This week, as many countries began to impose new travel rules in response to Omicron, Tedros Adhanom Ghebreyesus, the director-general of the World Health Organization, asked them to refrain from the most restrictive versions. “Blanket travel bans will not prevent the international spread of Omicron, and they place a heavy burden on lives and livelihoods,” he said on Wednesday. But that is at least somewhat contradicted by the experience of the Pacific Rim countries during the pandemic. Peter Baldwin, a historian at U.C.L.A. who last year published a book on the first wave of global response to the pandemic, said, of the W.H.O.’s position, “I just do not get this logic because the travel bans, it seems to me, have proven that they’re quite effective.” Of course, no travel ban, Baldwin added, was airtight. “It doesn’t hermetically seal a country off—some virus will sneak in for sure—but they still managed to get a grip on the problem in a way that the countries that don’t do it, don’t.” The choice about whether to institute travel bans would be easy if they did not ever work—the humanitarian position of maintaining open borders would also be the prudent one. But in this pandemic, that hasn’t seemed exactly the case. Baldwin said, “It’s a political decision on W.H.O.’s part to not advocate travel restrictions, and you can see that because most countries totally ignore it.”
One reason that countries imposed severe restrictions at the outset of the pandemic was the difficulty of identifying who might be contagious. Unlike with Ebola, which is not thought to be transmissible unless a person is experiencing a fever, and for which a temperature check is therefore an effective screening tool, many travellers carried COVID-19 out of China without being detectably sick at all. As much as the Trump Administration bragged about its ban on travel from China, it was both too late and too porous to be truly effective. The U.S. imposed the ban only after forty-five other countries had already done so, after COVID-19 cases had been documented within the U.S. It also did so selectively, so that Americans and their dependents could travel unimpeded. Céline Gounder, an infectious-disease specialist and epidemiologist at N.Y.U. and Bellevue Hospital and a member of the Biden COVID-transition advisory board, told me, “In that situation you really need to close travel to everyone, regardless of the country that they’re travelling from, or their citizenship, or residential status. And you need to really do it fast. And that might have had an impact, especially for a place like New York City. That kind of time matters.”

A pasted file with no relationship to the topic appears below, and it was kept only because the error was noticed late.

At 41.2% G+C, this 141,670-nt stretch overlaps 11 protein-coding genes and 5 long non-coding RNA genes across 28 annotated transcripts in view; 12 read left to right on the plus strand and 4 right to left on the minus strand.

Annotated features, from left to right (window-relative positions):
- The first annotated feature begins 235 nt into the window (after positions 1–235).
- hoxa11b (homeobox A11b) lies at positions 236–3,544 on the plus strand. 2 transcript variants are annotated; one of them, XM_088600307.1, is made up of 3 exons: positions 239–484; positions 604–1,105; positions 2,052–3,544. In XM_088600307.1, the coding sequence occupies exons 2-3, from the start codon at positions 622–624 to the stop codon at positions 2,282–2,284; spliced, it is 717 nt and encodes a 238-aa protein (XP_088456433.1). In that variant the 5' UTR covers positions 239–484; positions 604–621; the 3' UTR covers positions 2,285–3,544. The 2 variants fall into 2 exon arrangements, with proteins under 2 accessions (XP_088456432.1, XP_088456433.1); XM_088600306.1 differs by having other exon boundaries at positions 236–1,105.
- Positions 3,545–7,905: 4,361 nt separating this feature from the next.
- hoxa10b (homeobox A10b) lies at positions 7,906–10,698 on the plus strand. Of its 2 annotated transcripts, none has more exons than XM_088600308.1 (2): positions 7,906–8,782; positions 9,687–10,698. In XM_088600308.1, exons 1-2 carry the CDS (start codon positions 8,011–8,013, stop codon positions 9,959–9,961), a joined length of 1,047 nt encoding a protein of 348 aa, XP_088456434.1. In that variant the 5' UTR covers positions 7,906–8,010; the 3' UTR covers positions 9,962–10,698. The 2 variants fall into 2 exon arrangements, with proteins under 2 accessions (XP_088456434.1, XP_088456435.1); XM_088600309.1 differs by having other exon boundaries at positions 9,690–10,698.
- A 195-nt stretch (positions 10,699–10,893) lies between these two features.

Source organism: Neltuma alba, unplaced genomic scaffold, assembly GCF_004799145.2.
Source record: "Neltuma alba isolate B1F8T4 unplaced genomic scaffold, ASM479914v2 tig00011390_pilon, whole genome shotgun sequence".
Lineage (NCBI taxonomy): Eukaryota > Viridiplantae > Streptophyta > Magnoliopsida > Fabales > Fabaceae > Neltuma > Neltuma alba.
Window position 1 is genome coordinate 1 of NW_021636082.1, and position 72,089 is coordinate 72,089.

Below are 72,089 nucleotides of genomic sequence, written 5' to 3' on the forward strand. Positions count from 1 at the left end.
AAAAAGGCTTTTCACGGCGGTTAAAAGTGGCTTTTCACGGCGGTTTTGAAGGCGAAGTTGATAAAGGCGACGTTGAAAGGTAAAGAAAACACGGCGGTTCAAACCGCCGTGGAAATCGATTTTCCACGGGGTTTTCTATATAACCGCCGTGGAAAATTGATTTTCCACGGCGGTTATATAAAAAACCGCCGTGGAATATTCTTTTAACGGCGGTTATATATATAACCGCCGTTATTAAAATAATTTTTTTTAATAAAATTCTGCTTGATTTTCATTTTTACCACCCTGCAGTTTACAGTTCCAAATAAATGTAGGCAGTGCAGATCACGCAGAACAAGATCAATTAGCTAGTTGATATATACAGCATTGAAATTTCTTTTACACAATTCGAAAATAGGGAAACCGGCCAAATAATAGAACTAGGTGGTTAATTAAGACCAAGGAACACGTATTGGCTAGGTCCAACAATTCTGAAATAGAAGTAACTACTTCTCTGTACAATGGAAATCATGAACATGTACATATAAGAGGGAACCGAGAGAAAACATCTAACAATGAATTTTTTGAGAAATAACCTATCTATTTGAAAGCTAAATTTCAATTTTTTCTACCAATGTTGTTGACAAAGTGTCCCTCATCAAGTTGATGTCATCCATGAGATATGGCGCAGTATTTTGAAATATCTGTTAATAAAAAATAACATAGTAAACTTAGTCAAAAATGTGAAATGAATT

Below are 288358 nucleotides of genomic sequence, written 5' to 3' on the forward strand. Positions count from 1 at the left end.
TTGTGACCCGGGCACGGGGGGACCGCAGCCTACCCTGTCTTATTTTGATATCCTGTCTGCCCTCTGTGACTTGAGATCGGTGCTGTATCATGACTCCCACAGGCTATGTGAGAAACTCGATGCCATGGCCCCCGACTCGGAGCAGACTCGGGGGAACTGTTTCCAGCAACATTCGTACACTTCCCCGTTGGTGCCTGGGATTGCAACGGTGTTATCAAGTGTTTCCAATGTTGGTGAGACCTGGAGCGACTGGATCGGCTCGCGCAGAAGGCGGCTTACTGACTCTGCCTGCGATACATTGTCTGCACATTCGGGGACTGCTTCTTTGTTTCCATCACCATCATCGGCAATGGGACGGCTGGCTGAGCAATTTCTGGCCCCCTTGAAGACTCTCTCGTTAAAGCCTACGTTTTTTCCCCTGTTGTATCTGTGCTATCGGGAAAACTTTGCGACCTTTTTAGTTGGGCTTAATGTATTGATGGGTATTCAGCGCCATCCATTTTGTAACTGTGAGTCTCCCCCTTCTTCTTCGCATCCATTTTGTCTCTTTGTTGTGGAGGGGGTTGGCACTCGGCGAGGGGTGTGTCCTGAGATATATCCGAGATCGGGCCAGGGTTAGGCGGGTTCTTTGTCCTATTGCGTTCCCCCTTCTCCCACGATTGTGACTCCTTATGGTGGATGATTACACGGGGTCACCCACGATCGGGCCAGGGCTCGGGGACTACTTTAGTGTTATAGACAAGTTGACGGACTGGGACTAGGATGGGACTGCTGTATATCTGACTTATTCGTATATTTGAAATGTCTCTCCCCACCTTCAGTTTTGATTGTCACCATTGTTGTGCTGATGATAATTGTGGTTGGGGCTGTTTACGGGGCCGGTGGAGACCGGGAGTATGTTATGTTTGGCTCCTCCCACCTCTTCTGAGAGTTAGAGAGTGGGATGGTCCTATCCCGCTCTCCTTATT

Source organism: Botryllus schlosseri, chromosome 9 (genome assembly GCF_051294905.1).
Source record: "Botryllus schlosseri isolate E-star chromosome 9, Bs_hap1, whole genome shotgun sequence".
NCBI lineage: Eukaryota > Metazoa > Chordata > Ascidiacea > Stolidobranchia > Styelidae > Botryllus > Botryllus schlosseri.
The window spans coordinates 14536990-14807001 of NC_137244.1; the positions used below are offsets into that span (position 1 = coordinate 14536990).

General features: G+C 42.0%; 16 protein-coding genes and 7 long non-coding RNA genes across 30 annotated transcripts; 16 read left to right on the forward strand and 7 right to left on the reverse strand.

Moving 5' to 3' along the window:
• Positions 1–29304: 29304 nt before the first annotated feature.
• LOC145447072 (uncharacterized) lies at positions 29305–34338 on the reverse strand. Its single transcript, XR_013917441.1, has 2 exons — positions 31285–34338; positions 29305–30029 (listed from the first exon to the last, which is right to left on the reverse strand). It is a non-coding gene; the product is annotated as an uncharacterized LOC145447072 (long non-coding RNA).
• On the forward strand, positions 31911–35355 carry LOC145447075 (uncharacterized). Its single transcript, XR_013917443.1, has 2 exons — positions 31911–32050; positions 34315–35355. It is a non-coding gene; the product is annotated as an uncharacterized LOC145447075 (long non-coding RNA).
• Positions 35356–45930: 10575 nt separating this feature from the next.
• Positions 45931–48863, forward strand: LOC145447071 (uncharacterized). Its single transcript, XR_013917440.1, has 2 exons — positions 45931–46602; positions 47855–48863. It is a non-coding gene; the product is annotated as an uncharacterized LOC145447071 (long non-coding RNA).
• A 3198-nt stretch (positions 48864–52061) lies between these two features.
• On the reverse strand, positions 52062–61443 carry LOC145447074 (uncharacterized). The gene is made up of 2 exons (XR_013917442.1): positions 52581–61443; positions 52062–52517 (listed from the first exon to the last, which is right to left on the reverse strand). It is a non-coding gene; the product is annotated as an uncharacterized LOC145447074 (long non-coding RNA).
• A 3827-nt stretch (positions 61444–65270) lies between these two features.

Studies of the first phases of the pandemic have shown exactly how much it matters. Fifteen years ago, Alessandro Vespignani, a physicist at Northeastern, developed a model that simulates all human movement around the globe in order to predict, as minutely as possible, how diseases might spread. “Essentially, we built a synthetic world,” Vespignani told me. In a paper published in Science in April of 2020, Vespignani and his collaborators showed that worldwide bans on travel from Wuhan were initially quite effective—in early February, they estimated, the restrictions reduced the number of coronavirus cases around the world by seventy-seven per cent. Ultimately, Vespignani’s team found that the travel bans only had only a “modest effect” on the spread of the disease, postponing it by two to three weeks. But they did buy health authorities around the world some of the time that the Biden Administration now says it needs.
I called Vespignani because I wanted to know what he and his model made of the Omicron variant. “It’s like ‘Groundhog Day,’ ” Vespignani said to me—the news took him back to the spring of 2020. About an hour before we spoke, the C.D.C. had announced the first confirmed American case of the Omicron variant, in California. His model suggested that, given the known prevalence of the disease in other countries, there were likely “tens to hundreds” of Omicron carriers in the United States. “It’s not just one,” he said. Vespignani noted that, of the six hundred passengers on two recent flights from South Africa to Amsterdam, five per cent had tested positive for Omicron. If the many other flights leaving South Africa during the second half of November had similar numbers, that meant the virus would be well established all over the world.